Archimedes of Syracuse was one of the greatest mathematicians in history. He was also a great inventor and scientist. Most of what we know about Archimedes today comes from his writings and those of his contemporaries.
Born in Syracuse, Sicily (then part of Greece), in about 287 B.C., Archimedes traveled to Egypt at the age of 18 to study at the great library of Alexandria. Upon completing his studies, he returned to Syracuse, where he spent the remainder of his life.
Archimedes was obsessed with mathematics. He would become so involved in his work that he would forget to eat. He scribbled notes and figures on any available surface. When outside, he used a stick to draw on the ground; when inside, he used his finger to trace figures in the olive oil on his skin.
Out of this obsession came many of his greatest theories and proofs, such as the means for approximating square roots, the value of pi (the ratio of a circle's circumference to its diameter), and the creation of a way to describe very large numbers. He also devised methods for calculating areas and volumes 2,000 years before the invention of calculus. In addition, Archimedes proved that the volume of a sphere is two-thirds the volume of a circumscribed cylinder. He considered this proof his greatest accomplishment and even requested that a representation of a sphere inside a cylinder be inscribed on his tomb.
Archimedes was well known for his inventions and scientific discoveries. The most famous of these were the Archimedes' Screw (a device for raising water that is still used in crop irrigation and sewage treatment plants today) and Archimedes' principle of buoyancy. Legend has it that he discovered this principle while in the bath, where he noticed that the more of his body he submerged in the water, the greater the amount of water that over-flowed the bath. Upon making this discovery, he is said to have run naked through the streets of Syracuse, shouting "Eureka!" (Greek for "I have found it!").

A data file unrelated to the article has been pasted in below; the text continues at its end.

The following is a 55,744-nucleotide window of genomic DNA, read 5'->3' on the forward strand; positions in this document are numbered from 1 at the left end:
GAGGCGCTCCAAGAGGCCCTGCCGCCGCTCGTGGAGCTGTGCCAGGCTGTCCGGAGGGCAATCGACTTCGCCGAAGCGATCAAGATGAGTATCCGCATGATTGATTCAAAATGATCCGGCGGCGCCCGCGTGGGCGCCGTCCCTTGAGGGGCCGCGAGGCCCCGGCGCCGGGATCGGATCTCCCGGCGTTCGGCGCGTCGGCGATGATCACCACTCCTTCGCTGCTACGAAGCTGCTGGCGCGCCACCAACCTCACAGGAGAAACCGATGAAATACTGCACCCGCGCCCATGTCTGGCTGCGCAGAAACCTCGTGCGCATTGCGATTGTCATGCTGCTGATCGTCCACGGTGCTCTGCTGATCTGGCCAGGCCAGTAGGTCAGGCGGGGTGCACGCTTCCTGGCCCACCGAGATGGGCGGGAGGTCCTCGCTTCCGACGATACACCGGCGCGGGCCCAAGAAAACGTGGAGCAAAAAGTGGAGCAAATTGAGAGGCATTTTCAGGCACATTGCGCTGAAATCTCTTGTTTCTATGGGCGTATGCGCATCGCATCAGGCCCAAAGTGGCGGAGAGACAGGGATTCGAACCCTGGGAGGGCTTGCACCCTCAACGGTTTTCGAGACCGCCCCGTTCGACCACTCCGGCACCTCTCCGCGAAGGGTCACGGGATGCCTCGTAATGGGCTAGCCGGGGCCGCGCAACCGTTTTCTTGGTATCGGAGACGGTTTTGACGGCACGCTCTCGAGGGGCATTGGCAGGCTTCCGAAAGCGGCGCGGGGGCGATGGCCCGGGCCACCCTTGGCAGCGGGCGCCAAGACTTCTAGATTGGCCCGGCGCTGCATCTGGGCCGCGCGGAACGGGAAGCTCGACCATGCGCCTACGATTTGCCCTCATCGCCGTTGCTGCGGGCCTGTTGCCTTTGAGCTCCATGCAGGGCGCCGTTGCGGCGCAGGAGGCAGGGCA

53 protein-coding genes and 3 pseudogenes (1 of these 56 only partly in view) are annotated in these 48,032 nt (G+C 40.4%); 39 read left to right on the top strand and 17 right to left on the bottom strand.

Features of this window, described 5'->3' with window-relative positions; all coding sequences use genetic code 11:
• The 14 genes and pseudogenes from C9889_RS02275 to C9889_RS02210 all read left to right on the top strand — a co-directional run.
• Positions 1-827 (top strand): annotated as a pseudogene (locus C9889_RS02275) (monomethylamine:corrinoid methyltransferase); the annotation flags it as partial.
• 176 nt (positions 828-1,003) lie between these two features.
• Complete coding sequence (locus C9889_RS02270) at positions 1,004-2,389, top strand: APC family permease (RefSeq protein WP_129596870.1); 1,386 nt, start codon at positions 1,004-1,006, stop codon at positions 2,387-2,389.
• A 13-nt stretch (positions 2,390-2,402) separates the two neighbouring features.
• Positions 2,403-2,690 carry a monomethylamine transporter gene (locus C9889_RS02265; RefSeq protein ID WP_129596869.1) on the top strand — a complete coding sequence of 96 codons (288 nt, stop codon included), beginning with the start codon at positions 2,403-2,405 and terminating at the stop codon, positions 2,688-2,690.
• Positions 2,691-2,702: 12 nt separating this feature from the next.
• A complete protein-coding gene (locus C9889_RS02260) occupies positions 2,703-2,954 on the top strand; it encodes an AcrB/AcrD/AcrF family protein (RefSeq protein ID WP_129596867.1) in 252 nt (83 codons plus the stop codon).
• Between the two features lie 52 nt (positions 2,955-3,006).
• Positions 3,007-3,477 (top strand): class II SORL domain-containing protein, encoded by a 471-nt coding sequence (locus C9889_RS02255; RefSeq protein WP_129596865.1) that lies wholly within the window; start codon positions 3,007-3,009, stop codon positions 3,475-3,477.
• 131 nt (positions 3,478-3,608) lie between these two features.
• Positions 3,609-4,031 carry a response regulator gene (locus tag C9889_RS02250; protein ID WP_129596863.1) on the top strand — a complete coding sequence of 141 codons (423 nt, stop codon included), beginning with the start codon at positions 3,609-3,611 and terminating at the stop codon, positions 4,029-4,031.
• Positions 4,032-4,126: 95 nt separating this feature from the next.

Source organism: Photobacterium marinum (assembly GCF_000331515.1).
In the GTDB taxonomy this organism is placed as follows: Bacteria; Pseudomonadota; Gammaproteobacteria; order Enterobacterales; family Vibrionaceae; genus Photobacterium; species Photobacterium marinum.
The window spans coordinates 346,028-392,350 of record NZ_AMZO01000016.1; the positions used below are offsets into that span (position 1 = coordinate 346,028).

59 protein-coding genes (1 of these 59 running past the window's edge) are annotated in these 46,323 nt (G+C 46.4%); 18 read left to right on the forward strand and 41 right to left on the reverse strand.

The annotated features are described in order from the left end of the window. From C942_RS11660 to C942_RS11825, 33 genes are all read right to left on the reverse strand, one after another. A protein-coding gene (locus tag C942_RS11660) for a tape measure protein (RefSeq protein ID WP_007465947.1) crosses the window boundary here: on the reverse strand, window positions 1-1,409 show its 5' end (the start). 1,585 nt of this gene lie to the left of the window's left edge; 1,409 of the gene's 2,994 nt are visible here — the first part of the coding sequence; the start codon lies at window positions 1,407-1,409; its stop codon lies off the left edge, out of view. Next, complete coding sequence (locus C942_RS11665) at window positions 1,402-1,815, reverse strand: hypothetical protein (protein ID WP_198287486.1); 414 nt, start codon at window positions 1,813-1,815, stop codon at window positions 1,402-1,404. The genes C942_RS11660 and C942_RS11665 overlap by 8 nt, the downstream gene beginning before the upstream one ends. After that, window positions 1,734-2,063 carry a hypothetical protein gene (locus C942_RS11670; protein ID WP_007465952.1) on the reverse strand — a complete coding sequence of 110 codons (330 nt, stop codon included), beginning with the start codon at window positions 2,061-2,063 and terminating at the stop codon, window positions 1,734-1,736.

When the Romans invaded Syracuse in 214 B.C., Archimedes invented "engines of war" to defend the city, including cranes to drop rocks, claws to lift ships from the water, and machines to fire wooden missiles. He also devised a system of mirrors that focused the sun's light on enemy ships, setting the ships on fire.
After the Romans successfully captured the city in 212 B.C., Archimedes was killed by a Roman soldier after he allegedly told the soldier, "Don't disturb my circles"—a reference to a series of figures Archimedes had outlined in the sand. As he wished, Archimedes' tombstone is marked with the figure of a sphere enclosed by a cylinder and the 2:3 ratio of their volumes.
c. 287 B.C.
c. 269 B.C.
c. 263 B.C.
c. A.D. 1000
c. A.D. 1200
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